For the artist, it is very difficult to make any money from your recordings now. There are artists that do well with streaming, but it’s requires a ton of hustle…and that’s lots of time that could be spent making more music! It requires hundreds of thousands of streams to see any real financial reward. Streaming does get you to the ears of the whole globe instantly, but if those listeners aren’t also buying your CD or download, you’re not going to be compensated properly for your art. And right there is the dangerous part…when an artist isn’t compensated for his or her art, their art is devalued. They are devalued. It’s hard to keep making music/art when that happens.
If you use streaming sites, you can still make sure you support your favorite artists. Buy/download their CD, go to their concerts, buy merch.
I eventually did reply to the email saying that I was interested in learning more about the possibility of recording at IRS, and Will responded to me within minutes saying he liked my music and was interested in talking about working together. We talked via email and set up a time for me to come up to the studio to meet with him and Tom Eaton and see what happens.
The meeting was very much like a job interview. Will and Tom take great pride in the work they do and have very specific requirements for artists that they work with. Luckily for me, things clicked and so began a wonderful professional partnership for me with Will and Tom, as well as strong friendships.
AV: What has each subsequent album you created taught you about your music and where you want to go with it going forward?
VD: I think that it has taught me that I do have my own musical voice. There are countless influences in there, but I think they come out as being me.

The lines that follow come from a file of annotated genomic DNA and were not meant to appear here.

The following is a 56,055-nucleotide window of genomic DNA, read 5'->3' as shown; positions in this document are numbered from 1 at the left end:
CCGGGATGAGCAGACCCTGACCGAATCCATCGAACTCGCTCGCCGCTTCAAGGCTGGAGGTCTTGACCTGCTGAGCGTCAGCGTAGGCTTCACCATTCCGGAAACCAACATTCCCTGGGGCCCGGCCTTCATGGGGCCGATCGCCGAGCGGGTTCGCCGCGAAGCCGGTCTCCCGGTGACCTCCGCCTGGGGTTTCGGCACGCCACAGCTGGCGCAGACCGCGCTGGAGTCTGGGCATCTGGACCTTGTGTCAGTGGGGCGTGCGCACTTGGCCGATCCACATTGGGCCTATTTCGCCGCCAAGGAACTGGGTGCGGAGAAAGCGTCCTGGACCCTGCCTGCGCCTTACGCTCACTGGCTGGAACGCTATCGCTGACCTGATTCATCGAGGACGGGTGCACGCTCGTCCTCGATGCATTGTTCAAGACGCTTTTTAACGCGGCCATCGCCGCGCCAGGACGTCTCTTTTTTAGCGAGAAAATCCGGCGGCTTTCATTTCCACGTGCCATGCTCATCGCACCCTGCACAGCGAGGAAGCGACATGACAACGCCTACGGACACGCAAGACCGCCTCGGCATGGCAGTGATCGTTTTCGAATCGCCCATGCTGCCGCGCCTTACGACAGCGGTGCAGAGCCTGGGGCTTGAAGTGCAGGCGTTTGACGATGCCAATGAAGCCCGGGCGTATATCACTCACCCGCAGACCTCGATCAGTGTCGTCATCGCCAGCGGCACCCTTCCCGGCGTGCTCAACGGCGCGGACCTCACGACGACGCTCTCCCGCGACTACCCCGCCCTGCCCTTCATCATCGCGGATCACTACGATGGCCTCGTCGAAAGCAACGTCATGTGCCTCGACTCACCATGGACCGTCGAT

I am always trying to write an album of great music for guitar. I am really not interested in the ‘guitar’ part of that statement as I am in the
Going forward, there are other things I would like to try as well. I recently performed some duets live with Heidi Breyer, and we immediately talked about writing and recording a duet album. I also performed in an ambient/improvisational trio called Departure with my good friends Tom Eaton and Jeff Oster. I had the chance to play some electric guitar with that. That was great fun!
I am also contemplating the idea of composing some fingerstyle compositions for electric guitar. We’ll see….
AV: Having just seen you at the Carnegie Hall performance of FLOW, which was great by the way, how do you feel about the opportunities to perform live with Will Ackerman in a situation like this? Do you improvise or play off one another in these situations or do you stick pretty much to the song as written?
VD: Playing with Will is a dream come true for me. I still look up at him on stage during a performance and think…is this really happening?
When we perform together, we are playing duet arrangements of his pieces. Sometimes there is some improvisation, where Will or I will solo… like during Hawk Circle or Last Day at the Beach. Even if there is no improvisation, each performance is different in nuance or expression.
Getting to play these songs in concert with Will is a surreal and magical experience every single time. There is no feeling in the world like creating a musical conversation with someone, especially when that someone is Will Ackerman.
VD: My high school music teacher changed my life. We are still very good friends to this day. Having the opportunity to pay forward what he gave to me is priceless. Watching students have those light bulb moments when they discover their own personal connection to music, just like I did when I was their age… well, that’s what it’s all about.
AV: Thank you for taking the time out and squeezing this interview into your busy and schedule and sharing with your fans your love of music through your answers here. And thanks for a wonderful performance at Carnegie Hall that I was privileged to be able to attend. May your love of music never diminish and may it burn ever brighter in the years to come.